Organizers insist the Olympics can be held in a safe bubble: athletes will be regularly tested, contact traced and socially distanced. By the time the Games start, officials expect more than 80% of athletes to be vaccinated.
But public health experts say there are many ways for the bubble to be punctured, especially if tens of thousands of largely unvaccinated and untested volunteers are moving between Olympic venues.
"Even without spectators, it's not a bubble. There are too many leaks in it," said epidemiologist Mike Toole from the Burnet Institute in Melbourne, Australia.
"Having these 70,000 volunteers out in the community, moving from neighborhood to neighborhood, then going into the Games – where you have around 20% unvaccinated – then you're looking at a high-risk scenario," he said.
The third and final Olympic Playbook of Covid-19 measures says some "sport specific" volunteers will be tested regularly at the Games, without specifying how many that would include.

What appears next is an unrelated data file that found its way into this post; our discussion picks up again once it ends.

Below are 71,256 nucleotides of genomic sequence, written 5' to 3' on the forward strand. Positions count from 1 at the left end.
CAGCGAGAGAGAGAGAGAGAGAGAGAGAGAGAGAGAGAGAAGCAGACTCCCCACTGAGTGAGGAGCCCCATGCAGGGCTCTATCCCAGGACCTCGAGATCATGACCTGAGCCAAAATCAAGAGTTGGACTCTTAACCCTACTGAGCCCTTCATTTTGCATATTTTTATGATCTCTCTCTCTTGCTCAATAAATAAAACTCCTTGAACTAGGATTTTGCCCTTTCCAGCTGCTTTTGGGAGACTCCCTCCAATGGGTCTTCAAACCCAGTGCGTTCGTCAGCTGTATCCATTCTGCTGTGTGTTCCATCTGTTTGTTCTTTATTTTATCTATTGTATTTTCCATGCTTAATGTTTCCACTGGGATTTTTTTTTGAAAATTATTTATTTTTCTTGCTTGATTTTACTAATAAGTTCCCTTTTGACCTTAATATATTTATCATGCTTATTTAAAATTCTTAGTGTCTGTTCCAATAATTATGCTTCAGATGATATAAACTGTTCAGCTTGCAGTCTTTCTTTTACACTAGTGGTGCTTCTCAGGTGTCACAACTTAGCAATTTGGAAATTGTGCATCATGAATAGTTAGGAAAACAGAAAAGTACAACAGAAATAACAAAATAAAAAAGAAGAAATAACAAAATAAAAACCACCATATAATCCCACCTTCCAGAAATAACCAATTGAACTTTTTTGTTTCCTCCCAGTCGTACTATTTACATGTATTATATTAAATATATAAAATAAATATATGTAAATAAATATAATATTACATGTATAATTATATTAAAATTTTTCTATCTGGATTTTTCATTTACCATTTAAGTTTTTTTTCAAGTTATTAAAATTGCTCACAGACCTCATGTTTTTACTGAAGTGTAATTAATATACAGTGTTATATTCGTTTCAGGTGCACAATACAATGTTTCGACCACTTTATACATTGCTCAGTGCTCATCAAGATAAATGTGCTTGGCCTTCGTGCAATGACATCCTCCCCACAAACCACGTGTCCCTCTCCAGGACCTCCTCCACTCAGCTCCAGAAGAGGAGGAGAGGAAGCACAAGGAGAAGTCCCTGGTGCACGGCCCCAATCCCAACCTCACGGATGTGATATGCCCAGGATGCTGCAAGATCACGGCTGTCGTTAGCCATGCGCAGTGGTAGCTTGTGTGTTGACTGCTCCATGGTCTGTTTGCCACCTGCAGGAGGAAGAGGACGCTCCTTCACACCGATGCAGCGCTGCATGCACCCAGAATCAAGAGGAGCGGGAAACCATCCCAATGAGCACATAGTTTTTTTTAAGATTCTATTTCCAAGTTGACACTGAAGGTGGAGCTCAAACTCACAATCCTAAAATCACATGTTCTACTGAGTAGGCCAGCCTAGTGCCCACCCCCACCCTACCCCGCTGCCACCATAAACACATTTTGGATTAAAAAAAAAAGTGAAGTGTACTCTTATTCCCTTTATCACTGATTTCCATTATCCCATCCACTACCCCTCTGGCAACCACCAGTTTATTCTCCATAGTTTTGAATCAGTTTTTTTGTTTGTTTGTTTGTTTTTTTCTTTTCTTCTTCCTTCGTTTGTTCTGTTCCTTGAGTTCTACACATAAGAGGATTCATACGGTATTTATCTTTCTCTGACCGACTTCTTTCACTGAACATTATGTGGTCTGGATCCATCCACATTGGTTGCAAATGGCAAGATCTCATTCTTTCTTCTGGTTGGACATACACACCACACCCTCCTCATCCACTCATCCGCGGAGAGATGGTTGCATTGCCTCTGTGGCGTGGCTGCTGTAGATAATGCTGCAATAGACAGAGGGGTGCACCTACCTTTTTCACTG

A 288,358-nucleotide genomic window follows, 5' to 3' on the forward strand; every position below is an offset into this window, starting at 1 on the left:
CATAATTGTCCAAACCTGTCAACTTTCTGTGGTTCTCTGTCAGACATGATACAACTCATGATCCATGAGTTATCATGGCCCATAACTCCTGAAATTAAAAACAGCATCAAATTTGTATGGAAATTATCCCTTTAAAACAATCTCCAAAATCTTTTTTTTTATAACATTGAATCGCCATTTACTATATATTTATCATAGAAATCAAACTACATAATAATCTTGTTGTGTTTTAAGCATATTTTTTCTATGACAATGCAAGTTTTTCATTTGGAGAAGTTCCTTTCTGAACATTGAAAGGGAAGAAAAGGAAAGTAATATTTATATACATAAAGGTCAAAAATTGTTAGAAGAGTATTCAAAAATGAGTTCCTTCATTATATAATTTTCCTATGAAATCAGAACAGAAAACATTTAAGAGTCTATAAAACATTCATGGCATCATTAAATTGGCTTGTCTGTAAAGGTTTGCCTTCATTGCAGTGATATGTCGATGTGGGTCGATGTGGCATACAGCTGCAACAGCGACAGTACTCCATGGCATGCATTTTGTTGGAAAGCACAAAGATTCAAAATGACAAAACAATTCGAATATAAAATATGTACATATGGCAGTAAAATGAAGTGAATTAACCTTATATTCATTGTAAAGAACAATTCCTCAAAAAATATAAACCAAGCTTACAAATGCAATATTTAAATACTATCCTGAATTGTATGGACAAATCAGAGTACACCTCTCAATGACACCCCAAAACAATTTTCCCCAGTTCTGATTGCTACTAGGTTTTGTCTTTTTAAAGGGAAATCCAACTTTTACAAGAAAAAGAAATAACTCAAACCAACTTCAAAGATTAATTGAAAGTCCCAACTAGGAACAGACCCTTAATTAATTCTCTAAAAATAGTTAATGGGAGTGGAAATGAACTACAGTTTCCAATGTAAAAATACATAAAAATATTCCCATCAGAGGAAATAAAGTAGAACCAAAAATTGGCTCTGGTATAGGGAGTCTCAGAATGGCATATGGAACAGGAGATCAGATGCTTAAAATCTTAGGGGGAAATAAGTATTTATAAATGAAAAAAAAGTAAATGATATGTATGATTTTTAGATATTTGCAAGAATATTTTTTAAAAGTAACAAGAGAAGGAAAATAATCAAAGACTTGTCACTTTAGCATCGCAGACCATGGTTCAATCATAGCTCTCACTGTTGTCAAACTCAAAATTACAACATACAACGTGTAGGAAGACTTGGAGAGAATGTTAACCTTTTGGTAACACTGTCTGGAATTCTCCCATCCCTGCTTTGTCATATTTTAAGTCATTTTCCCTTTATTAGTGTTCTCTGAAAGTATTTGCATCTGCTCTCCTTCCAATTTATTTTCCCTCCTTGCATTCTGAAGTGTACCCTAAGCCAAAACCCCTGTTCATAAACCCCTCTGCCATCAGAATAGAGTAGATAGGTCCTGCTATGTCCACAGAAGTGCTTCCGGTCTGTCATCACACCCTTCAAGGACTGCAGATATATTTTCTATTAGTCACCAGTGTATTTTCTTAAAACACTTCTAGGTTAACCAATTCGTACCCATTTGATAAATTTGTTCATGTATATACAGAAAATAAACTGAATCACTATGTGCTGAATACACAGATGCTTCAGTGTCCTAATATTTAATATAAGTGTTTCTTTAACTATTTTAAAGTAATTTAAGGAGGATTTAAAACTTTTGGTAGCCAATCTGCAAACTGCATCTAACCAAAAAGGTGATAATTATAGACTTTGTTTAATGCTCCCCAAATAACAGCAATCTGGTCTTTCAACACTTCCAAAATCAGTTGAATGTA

Opposition to the Games: Warnings from Japan's medical community continue to grow. The Tokyo Medical Practitioners Association, an organization representing 6,000 doctors in Tokyo, wrote a letter calling for the Games to be canceled.
"The most important priority now is to fight against COVID-19 and to secure people's lives and livelihoods," the letter said. "Japan will bear a big responsibility if the hosting of the Olympic and Paralympic Games contributes to the spread of COVID-19 and increases the number of sufferers and deaths."
The head of Japan's Covid-19 taskforce, Shigeru Omi, said in June it's "not normal" to host the Olympics during the pandemic, warning the Games would have an impact on infections in Japan.